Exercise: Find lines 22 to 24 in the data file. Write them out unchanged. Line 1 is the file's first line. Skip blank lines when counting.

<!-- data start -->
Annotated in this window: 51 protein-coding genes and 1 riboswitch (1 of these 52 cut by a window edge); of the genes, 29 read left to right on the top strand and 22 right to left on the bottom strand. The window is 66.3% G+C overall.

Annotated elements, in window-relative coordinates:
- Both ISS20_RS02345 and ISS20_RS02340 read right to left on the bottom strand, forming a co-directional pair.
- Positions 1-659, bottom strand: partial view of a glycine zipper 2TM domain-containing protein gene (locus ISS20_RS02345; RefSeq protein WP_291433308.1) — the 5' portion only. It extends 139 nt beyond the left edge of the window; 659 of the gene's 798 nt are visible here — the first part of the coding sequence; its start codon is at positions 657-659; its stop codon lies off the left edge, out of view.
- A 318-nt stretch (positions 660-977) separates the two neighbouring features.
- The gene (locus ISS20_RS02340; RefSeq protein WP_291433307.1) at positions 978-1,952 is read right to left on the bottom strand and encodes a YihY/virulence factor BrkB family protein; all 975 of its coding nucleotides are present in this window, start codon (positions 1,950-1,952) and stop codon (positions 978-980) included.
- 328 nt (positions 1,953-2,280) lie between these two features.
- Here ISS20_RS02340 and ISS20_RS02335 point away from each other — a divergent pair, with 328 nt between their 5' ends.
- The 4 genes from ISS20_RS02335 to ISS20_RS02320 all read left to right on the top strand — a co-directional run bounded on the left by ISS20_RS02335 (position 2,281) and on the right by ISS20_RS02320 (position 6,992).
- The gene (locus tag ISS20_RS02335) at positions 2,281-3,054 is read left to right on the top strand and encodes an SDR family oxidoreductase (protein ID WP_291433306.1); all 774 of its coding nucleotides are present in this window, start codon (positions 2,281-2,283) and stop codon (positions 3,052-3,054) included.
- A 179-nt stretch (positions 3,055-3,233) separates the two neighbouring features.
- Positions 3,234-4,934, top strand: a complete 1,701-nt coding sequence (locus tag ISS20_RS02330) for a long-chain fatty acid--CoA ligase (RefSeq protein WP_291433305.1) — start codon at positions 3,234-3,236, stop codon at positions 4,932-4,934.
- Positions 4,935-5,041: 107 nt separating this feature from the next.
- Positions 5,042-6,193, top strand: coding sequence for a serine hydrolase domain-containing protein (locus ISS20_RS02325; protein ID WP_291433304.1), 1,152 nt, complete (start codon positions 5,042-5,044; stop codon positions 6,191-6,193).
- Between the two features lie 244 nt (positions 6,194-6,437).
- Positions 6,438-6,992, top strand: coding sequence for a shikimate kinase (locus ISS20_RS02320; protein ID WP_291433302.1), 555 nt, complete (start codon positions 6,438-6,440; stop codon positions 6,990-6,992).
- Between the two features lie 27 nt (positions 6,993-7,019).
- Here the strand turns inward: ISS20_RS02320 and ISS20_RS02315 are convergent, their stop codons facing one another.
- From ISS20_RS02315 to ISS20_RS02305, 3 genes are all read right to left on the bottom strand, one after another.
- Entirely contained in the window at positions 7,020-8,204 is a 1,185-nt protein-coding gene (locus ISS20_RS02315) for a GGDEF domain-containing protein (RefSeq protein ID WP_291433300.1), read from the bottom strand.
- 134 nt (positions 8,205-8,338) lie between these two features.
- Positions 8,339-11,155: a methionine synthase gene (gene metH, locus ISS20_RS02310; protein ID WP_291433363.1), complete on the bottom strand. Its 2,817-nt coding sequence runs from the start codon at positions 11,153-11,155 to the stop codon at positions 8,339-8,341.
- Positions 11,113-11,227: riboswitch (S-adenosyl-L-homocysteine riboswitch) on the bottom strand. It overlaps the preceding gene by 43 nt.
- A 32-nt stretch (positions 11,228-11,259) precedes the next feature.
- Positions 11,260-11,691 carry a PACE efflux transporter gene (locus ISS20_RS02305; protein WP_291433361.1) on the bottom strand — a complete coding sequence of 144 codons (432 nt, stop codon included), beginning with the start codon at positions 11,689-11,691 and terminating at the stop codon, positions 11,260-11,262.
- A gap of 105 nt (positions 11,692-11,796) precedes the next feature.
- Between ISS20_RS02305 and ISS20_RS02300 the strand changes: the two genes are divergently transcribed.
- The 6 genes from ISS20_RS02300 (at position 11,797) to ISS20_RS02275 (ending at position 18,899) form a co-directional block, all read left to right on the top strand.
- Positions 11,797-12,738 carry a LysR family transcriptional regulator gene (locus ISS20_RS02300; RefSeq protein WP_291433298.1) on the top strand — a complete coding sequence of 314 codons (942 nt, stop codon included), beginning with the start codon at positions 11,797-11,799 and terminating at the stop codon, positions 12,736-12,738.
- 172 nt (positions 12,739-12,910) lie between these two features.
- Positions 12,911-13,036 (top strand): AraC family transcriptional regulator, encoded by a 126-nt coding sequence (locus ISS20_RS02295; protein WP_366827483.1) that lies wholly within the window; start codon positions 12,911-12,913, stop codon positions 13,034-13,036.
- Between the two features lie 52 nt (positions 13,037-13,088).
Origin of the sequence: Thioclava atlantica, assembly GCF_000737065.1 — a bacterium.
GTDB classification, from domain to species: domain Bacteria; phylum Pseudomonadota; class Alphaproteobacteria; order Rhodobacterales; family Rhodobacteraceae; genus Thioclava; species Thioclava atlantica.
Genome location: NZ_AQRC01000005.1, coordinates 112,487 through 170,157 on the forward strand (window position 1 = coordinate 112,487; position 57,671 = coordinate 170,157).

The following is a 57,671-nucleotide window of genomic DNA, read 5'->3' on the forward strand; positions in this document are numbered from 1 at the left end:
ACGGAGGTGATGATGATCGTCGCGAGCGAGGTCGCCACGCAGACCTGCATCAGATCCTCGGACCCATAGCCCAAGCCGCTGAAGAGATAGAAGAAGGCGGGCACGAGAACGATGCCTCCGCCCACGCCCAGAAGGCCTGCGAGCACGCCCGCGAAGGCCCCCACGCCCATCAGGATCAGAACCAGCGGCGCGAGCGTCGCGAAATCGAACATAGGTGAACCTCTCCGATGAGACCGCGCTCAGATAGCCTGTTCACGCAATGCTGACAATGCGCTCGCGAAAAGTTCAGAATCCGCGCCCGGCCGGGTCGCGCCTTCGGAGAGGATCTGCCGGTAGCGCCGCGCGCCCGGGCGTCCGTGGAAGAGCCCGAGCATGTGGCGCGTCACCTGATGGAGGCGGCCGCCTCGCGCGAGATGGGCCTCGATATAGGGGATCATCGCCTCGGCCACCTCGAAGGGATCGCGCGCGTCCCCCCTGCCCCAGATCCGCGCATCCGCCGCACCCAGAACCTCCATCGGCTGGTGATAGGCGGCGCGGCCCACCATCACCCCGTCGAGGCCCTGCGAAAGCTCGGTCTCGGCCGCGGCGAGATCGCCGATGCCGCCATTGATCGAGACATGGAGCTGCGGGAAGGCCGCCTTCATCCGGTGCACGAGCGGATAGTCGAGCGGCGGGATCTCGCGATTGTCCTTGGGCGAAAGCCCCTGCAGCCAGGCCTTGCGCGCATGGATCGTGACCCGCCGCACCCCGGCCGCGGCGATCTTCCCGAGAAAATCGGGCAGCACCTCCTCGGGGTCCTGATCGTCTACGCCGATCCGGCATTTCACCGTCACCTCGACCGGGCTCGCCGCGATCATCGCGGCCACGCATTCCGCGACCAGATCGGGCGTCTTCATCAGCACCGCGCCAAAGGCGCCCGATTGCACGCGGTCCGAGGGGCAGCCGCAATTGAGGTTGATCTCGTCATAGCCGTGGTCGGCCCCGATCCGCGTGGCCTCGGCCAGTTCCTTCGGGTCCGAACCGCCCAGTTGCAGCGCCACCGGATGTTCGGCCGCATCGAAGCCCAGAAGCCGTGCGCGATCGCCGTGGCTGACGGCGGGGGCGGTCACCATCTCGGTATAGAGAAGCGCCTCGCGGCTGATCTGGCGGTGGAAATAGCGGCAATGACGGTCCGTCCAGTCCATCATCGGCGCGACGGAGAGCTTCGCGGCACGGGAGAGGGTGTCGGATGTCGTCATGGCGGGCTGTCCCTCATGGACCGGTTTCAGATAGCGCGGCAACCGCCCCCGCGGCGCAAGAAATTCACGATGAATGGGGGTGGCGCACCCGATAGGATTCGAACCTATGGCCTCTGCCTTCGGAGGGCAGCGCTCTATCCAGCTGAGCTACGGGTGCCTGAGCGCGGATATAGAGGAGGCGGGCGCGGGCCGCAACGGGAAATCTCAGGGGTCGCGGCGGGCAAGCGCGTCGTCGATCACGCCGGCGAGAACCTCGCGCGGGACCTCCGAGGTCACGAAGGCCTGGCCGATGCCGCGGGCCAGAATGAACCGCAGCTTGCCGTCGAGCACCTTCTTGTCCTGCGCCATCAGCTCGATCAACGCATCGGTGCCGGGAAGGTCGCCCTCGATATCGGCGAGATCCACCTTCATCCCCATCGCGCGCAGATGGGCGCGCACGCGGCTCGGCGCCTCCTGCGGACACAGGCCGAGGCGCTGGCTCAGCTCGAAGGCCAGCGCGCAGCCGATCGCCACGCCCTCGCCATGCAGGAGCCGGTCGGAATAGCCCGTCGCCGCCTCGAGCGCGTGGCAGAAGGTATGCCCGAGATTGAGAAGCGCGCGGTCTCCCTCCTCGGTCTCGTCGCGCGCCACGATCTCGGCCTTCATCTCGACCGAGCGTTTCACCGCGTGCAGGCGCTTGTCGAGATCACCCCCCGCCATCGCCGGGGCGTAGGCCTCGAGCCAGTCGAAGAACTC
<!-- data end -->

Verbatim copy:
- Positions 8,339-11,155: a methionine synthase gene (gene metH, locus ISS20_RS02310; protein ID WP_291433363.1), complete on the bottom strand. Its 2,817-nt coding sequence runs from the start codon at positions 11,153-11,155 to the stop codon at positions 8,339-8,341.
- Positions 11,113-11,227: riboswitch (S-adenosyl-L-homocysteine riboswitch) on the bottom strand. It overlaps the preceding gene by 43 nt.
- A 32-nt stretch (positions 11,228-11,259) precedes the next feature.